Speaking for myself, I see the task to be well-nigh impossible. Perhaps you would like to know why I think so. Out of the many reasons which have led me to take this view, I will mention some which I regard as most important. One of these reasons is the attitude of hostility which the Brahmins have shown towards this question. The Brahmins form the vanguard of the movement for political reform, and in some cases also of economic reform. But they are not to be found even as camp-followers in the army raised to break down the barricades of caste. Is there any hope of the Brahmins ever taking up a lead in the future in this matter? I say no.

You may ask why. You may argue that there is no reason why Brahmins should continue to shun social reform. You may argue that the Brahmins know that the bane of Hindu society is caste, and as an enlightened class they could not be expected to be indifferent to its consequences. You may argue that there are secular Brahmins and priestly Brahmins, and if the latter do not take up the cudgels on behalf of those who want to break caste, the former will.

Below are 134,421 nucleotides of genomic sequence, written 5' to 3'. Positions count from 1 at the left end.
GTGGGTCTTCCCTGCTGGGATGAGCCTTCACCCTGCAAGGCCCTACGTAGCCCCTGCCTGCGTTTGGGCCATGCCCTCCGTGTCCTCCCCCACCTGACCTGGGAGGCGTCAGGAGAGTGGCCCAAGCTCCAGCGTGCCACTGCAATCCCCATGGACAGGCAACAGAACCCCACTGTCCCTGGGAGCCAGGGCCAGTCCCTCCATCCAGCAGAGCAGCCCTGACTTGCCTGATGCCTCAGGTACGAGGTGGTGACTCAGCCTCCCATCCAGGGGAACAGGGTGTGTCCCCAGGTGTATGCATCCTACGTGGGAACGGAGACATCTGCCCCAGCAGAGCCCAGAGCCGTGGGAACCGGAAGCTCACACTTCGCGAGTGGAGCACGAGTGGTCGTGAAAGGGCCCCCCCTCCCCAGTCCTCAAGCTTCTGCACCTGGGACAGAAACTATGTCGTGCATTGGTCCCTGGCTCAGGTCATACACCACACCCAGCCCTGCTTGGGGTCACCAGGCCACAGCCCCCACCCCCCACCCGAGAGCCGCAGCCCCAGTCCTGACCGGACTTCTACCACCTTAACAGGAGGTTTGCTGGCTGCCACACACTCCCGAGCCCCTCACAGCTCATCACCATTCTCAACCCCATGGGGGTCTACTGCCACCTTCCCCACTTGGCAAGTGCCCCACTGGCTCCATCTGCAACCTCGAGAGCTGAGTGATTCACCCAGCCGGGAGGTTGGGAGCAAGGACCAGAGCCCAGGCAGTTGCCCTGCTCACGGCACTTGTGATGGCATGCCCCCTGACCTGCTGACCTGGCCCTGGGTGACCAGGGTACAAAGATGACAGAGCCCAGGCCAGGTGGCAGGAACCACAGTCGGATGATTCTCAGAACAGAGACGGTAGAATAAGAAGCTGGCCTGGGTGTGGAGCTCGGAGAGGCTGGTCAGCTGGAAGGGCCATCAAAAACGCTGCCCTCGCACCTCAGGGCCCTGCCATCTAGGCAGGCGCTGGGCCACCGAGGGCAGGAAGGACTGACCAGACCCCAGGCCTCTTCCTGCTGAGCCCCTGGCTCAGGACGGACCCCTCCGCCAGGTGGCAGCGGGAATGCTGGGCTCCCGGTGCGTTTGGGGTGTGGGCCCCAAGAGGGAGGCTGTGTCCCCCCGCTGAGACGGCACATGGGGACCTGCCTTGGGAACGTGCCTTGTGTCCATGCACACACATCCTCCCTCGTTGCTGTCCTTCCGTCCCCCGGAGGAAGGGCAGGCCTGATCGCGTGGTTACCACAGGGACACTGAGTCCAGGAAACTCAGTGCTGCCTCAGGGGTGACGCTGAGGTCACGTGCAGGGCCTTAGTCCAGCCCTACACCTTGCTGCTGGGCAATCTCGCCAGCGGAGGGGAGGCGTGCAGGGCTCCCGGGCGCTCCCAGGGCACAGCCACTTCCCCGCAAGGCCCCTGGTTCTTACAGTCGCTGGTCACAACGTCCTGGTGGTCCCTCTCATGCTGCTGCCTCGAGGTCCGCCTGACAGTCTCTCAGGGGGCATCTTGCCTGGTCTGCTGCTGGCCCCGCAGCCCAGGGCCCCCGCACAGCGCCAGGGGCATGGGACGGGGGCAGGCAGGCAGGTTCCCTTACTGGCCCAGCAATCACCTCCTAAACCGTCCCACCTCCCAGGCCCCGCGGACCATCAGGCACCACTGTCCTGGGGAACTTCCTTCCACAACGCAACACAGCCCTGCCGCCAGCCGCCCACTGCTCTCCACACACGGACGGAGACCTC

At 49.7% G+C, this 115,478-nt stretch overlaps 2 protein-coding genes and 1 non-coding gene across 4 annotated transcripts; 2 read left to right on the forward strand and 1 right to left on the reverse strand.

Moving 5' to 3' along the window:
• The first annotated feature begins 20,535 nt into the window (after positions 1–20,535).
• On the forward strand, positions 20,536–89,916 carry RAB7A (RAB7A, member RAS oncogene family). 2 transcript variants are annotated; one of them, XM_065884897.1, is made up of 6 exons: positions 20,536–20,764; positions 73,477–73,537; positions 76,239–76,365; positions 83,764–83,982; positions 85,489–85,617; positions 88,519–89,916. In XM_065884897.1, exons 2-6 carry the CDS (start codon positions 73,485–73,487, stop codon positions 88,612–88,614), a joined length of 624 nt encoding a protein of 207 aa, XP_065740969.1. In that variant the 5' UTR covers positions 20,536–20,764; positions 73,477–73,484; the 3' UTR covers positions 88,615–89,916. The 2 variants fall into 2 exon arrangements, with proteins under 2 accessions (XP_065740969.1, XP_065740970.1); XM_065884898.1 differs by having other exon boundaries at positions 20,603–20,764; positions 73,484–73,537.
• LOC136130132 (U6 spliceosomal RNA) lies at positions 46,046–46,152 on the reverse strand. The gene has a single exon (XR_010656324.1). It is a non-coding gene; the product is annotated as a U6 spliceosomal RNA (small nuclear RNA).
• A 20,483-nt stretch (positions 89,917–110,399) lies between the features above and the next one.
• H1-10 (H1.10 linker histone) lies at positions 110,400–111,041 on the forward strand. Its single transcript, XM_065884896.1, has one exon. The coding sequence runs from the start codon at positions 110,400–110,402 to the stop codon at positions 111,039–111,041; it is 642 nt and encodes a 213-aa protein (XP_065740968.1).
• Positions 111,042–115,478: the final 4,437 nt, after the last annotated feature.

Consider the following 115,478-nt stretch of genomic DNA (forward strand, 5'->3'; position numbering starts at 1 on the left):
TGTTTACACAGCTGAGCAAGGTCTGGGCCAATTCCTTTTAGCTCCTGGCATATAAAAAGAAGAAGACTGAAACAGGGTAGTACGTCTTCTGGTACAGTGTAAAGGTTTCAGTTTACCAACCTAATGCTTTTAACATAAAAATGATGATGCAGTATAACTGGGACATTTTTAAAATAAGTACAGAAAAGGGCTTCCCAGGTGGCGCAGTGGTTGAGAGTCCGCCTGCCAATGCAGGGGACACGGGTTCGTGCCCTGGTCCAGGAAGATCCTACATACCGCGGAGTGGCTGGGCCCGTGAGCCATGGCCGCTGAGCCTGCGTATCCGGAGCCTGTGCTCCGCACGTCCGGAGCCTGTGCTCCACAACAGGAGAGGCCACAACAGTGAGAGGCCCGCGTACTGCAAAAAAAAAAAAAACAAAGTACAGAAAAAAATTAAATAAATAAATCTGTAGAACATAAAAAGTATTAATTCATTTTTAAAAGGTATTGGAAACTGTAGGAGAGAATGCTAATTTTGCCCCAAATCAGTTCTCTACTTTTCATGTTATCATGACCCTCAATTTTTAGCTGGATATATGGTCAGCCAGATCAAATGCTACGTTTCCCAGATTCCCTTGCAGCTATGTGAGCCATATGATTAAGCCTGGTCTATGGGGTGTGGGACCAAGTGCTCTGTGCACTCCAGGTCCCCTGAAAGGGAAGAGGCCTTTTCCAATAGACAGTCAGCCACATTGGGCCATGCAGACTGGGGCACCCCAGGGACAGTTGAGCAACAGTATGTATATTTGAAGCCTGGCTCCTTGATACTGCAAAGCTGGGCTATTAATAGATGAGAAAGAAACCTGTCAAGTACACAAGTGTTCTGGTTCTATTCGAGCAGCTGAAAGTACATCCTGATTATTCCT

All this of course sounds very plausible. But in all this it is forgotten that the break-up of the caste system is bound to adversely affect the Brahmin caste. Having regard to this, is it reasonable to expect that the Brahmins will ever consent to lead a movement, the ultimate result of which is to destroy the power and prestige of the Brahmin caste? Is it reasonable to expect the secular Brahmins to take part in a movement directed against the priestly Brahmins? In my judgement, it is useless to make a distinction between the secular Brahmins and priestly Brahmins. Both are kith and kin. They are two arms of the same body, and one is bound to fight for the existence of the other.

In this connection, I am reminded of some very pregnant remarks made by Prof Dicey in his English Constitution.

Speaking of the actual limitation on the legislative supremacy of parliament, Dicey says: